0\text{.}\) While this equation has no real solutions, it does have complex solutions \(\lambda = \pm i\text{,}\) and it will be useful for us to work with these complex eigenvalues in the future. In the meantime, remember that this matrix defines a \(90^\circ\) rotation so we do not expect any solutions to the equation \(A\vvec = \lambda \vvec\) for real eigenvalues \(\lambda\) since a vector \(\vvec\) and \(A\vvec\) can never lie on the same line.
Finally, the eigenvalues of a triangular matrix are easily determined because the determinant of a triangular matrix is the product of the entries on the diagonal. Therefore, the characteristic equation is
\begin{equation*}
\begin{aligned}
\det\left(
\left[\begin{array}{rrr}
3 \amp 1 \amp 4 \\
0 \amp 2 \amp 3 \\
0 \amp 0 \amp 1 \\
\end{array}\right]
\lambda I\right) \amp {}={}
\det
\left[\begin{array}{rrr}
3\lambda \amp 1 \amp 4 \\
0 \amp 2\lambda \amp 3 \\
0 \amp 0 \amp 1\lambda \\
\end{array}\right] \\
\\
\amp {}={}(3\lambda)(2\lambda)(1\lambda) = 0\text{,}
\end{aligned}
\end{equation*}
showing that the eigenvalues are the diagonal entries \(\lambda =
3,2,1\text{.}\)
We have seen that the characteristic equation can be a useful way to determine the eigenvalues of a matrix. Remember, however, that finding the determinant of a matrix using a cofactor expansion is not computationally feasible when the size of the matrix is relatively large. Finding the eigenvalues of a matrix by factoring its characteristic polynomial is therefore a technique limited to relatively small matrices; we will introduce a new technique for finding eigenvalues of larger matrices in the next chapter.
Subsection4.2.2Finding eigenvectors
Now that we can find the eigenvectors of a square matrix \(A\) by solving the characteristic equation \(\det(A\lambda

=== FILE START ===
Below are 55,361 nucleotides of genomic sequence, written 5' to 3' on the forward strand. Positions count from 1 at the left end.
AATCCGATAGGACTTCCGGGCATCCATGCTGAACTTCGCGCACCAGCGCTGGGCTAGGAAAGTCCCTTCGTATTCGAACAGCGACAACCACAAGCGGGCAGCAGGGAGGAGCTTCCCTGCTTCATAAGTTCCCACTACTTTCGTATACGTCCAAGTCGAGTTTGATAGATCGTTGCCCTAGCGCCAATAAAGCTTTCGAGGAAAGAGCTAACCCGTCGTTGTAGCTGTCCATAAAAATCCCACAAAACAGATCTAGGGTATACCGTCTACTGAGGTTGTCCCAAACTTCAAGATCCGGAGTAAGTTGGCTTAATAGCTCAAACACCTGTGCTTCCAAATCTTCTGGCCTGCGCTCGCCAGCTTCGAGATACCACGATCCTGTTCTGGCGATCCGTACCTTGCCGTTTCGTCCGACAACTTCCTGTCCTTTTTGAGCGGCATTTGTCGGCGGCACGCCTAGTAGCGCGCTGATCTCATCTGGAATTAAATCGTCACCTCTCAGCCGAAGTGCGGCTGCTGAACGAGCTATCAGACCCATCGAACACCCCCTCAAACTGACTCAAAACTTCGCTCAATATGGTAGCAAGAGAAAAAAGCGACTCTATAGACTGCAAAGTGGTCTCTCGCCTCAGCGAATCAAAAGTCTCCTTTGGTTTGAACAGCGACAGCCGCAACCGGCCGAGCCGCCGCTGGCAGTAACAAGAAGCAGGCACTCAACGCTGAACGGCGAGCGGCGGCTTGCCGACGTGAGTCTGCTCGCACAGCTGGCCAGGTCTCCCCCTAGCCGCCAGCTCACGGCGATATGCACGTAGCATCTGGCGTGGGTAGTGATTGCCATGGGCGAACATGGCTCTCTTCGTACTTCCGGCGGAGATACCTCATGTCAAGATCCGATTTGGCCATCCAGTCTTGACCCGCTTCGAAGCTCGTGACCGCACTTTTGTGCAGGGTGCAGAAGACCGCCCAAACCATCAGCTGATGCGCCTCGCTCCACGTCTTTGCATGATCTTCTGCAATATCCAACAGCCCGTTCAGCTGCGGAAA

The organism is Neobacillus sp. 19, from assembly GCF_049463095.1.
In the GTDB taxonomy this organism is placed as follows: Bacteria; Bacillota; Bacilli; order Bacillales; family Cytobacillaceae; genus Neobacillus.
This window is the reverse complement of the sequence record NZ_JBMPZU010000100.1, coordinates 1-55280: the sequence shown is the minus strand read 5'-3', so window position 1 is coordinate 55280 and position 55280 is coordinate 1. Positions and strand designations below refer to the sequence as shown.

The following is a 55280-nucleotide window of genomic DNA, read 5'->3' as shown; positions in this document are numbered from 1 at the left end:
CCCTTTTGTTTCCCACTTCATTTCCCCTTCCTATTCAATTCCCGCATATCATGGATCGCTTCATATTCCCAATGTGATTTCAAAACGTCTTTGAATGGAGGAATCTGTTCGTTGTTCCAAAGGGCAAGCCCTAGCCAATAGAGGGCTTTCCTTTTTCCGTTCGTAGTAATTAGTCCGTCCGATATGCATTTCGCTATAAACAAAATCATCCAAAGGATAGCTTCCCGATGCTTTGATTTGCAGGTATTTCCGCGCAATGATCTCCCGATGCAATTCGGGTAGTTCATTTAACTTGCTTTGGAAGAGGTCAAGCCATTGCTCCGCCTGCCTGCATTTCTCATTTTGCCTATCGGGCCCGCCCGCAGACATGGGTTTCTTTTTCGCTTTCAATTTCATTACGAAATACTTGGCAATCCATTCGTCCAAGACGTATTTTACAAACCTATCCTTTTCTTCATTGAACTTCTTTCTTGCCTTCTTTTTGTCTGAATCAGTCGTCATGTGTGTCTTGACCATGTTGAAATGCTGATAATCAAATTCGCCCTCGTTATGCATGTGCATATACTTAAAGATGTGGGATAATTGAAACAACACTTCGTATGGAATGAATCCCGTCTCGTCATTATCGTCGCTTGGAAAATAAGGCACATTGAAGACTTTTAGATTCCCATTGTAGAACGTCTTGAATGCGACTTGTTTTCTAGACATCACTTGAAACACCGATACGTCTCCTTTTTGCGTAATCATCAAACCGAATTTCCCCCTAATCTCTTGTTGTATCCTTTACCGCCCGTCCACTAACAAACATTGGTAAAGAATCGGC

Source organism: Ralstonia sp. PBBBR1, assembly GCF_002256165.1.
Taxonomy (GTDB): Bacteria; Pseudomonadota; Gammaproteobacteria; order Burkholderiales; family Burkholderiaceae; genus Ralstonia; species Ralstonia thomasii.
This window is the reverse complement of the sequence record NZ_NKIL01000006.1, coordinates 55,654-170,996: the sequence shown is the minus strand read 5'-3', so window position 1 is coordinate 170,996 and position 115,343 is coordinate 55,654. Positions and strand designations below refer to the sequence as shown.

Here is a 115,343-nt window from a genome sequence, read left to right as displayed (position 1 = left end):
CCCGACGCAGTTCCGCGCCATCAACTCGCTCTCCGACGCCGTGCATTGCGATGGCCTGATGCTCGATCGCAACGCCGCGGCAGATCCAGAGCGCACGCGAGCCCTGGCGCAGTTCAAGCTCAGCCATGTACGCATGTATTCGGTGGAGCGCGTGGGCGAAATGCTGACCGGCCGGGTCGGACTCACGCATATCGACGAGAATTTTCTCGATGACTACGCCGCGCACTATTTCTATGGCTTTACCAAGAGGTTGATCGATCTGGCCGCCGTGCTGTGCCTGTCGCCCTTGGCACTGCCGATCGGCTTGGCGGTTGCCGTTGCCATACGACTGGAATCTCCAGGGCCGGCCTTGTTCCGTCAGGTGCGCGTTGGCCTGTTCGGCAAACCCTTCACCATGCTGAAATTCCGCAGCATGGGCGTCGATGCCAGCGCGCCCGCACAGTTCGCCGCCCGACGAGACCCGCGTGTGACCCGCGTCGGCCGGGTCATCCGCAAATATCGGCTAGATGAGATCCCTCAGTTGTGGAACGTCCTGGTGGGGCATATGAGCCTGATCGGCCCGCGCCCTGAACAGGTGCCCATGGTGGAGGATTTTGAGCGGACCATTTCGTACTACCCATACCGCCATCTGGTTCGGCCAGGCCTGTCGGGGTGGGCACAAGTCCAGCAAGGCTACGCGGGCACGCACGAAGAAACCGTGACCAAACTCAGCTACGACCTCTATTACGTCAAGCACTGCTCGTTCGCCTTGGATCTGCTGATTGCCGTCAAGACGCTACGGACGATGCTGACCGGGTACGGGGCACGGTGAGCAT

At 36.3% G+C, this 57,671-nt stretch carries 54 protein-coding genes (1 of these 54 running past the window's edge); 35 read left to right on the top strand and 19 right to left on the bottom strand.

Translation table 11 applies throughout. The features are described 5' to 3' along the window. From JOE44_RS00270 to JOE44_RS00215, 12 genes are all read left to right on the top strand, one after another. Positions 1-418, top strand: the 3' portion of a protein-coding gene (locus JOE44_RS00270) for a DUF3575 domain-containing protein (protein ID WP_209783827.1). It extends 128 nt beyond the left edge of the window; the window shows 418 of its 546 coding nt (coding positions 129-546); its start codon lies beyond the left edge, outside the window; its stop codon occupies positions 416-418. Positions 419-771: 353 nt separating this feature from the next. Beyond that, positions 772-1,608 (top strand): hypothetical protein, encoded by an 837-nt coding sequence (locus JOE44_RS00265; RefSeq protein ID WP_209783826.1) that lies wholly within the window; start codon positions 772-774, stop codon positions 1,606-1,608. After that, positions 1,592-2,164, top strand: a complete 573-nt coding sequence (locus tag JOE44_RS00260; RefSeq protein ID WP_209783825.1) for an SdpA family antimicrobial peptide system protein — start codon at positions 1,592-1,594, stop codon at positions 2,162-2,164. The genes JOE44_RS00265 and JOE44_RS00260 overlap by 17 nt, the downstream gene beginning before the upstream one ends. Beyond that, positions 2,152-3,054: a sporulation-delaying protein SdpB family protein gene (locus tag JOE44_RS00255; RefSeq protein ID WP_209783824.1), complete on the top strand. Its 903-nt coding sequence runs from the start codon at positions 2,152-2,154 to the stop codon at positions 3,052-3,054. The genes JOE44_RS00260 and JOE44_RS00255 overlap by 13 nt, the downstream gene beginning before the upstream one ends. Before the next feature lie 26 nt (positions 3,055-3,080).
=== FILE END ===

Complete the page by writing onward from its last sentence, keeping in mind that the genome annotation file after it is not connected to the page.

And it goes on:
I) = 0\text{,}\) we will turn to the question of finding the eigenvectors associated to an eigenvalue \(\lambda\text{.}\) Once again, the key is to note that an eigenvector is a nonzero solution to the homogeneous equation \((A\lambda I)\vvec =
\zerovec\text{.}\) In other words, the eigenvectors associated to an eigenvalue \(\lambda\) form the null space \(\nul(A\lambda
I)\text{.}\)
This shows that the eigenvectors associated to an eigenvalue form a subspace of \(\real^n\text{.}\) We will use \(E_\lambda\) to denote the subspace of eigenvectors of a matrix \(A\) associated to the eigenvalue \(\lambda\) and note that
\begin{equation*}
E_\lambda = \nul(A\lambda I)
\text{.}
\end{equation*}
We say that \(E_\lambda\) is the eigenspace of \(A\) associated to the eigenvalue \(\lambda\text{.}\)
Activity4.2.3
In this activity, we will find the eigenvectors of a matrix as the null space of the matrix \(A\lambda I\text{.}\)
Let's begin with the matrix \(A = \left[\begin{array}{rr}
1 \amp 2 \\
2 \amp 1 \\
\end{array}\right]
\text{.}\) We have seen that \(\lambda = 3\) is an eigenvalue. Form the matrix \(A3I\) and find a basis for the eigenspace \(E_3 = \nul(A3I)\text{.}\) What is the dimension of this eigenspace? For each of the basis vectors \(\vvec\text{,}\) verify that \(A\vvec = 3\vvec\text{.}\)